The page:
Bracing for the Rising Tide of Event-Driven Class Action Litigation

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The pandemic has impacted people across the globe in a multitude of ways, and many are turning to litigation to air their grievances. Because the sheer number of people impacted is so large, class actions are especially well-suited to address numerous claims of similarly situated plaintiffs against one or more defendants in a single case. Recent class actions relating to COVID-19 include classes being certified in relation to anticompetitive behavior, closed college campuses, cancelled events, and more. 

Areas seeing a class action surge

Despite extended court closures and changing procedural rules, class action filings have seen a steady rise and are expanding globally and across industries. The ongoing economic impact, disruptions of business operations, and physical toll of the crisis all but ensures that this early trend is just the tip of the iceberg.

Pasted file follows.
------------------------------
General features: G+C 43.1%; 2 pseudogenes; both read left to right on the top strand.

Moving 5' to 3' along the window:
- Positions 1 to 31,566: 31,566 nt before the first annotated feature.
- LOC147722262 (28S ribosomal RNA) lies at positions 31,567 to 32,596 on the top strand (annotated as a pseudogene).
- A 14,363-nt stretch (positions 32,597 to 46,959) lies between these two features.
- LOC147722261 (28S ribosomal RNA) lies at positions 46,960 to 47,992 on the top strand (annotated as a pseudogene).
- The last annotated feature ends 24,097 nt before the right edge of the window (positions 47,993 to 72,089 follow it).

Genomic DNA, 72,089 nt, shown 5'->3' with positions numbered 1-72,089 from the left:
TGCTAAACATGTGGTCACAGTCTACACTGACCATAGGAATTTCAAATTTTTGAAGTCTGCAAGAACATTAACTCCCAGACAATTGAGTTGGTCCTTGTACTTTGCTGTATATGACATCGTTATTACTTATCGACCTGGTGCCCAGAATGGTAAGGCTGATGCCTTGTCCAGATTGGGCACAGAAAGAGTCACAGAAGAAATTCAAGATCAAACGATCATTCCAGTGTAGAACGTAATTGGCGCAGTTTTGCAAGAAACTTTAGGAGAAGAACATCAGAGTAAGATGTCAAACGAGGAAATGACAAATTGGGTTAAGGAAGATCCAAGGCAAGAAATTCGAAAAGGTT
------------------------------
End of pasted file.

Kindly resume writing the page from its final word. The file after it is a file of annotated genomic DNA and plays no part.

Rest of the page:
University closures

Students relegated to online courses far from campus are suing for refunds or credits relating to their vacant dorm rooms, unused meal vouchers, and inability to take advantage of campus resources or student activities. Many are claiming that virtual university is no comparison to attending class IRL, and are demanding financial restitution. Schools from Ivy league to regional colleges are seeing suits — not even Harvard University was above the fray. 

Health issues from shutdown delays health issues

Multiple cruise lines have been hit with class actions claiming the delay in shutting down operations amplified the spread in the U.S. The class action litigation is asserting the claim that the companies negligently promoted the spread of COVID-19 or hid relevant information about the risks of transmission or scale of health impact. Costa, Carnival, and Royal Caribbean are just a few of the implicated cruise lines.